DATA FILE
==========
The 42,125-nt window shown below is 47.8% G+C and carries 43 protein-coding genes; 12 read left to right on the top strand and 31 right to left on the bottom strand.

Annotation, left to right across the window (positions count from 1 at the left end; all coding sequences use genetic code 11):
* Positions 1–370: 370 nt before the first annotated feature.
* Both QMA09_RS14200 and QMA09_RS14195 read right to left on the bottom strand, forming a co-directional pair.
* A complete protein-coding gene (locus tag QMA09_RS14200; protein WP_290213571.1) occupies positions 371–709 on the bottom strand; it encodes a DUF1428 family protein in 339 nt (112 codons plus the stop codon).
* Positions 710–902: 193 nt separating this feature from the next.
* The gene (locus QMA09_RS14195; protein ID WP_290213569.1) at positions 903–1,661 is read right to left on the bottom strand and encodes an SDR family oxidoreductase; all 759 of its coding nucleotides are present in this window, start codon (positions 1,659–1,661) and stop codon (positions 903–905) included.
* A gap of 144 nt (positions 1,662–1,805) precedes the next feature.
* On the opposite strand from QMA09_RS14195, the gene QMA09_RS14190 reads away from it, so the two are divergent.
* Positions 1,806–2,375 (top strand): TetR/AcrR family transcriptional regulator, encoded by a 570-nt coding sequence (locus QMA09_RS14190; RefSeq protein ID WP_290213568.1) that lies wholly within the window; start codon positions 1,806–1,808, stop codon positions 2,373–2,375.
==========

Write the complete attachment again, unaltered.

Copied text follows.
The 42,125-nt window shown below is 47.8% G+C and carries 43 protein-coding genes; 12 read left to right on the top strand and 31 right to left on the bottom strand.

Annotation, left to right across the window (positions count from 1 at the left end; all coding sequences use genetic code 11):
* Positions 1–370: 370 nt before the first annotated feature.
* Both QMA09_RS14200 and QMA09_RS14195 read right to left on the bottom strand, forming a co-directional pair.
* A complete protein-coding gene (locus tag QMA09_RS14200; protein WP_290213571.1) occupies positions 371–709 on the bottom strand; it encodes a DUF1428 family protein in 339 nt (112 codons plus the stop codon).
* Positions 710–902: 193 nt separating this feature from the next.
* The gene (locus QMA09_RS14195; protein ID WP_290213569.1) at positions 903–1,661 is read right to left on the bottom strand and encodes an SDR family oxidoreductase; all 759 of its coding nucleotides are present in this window, start codon (positions 1,659–1,661) and stop codon (positions 903–905) included.
* A gap of 144 nt (positions 1,662–1,805) precedes the next feature.
* On the opposite strand from QMA09_RS14195, the gene QMA09_RS14190 reads away from it, so the two are divergent.
* Positions 1,806–2,375 (top strand): TetR/AcrR family transcriptional regulator, encoded by a 570-nt coding sequence (locus QMA09_RS14190; RefSeq protein ID WP_290213568.1) that lies wholly within the window; start codon positions 1,806–1,808, stop codon positions 2,373–2,375.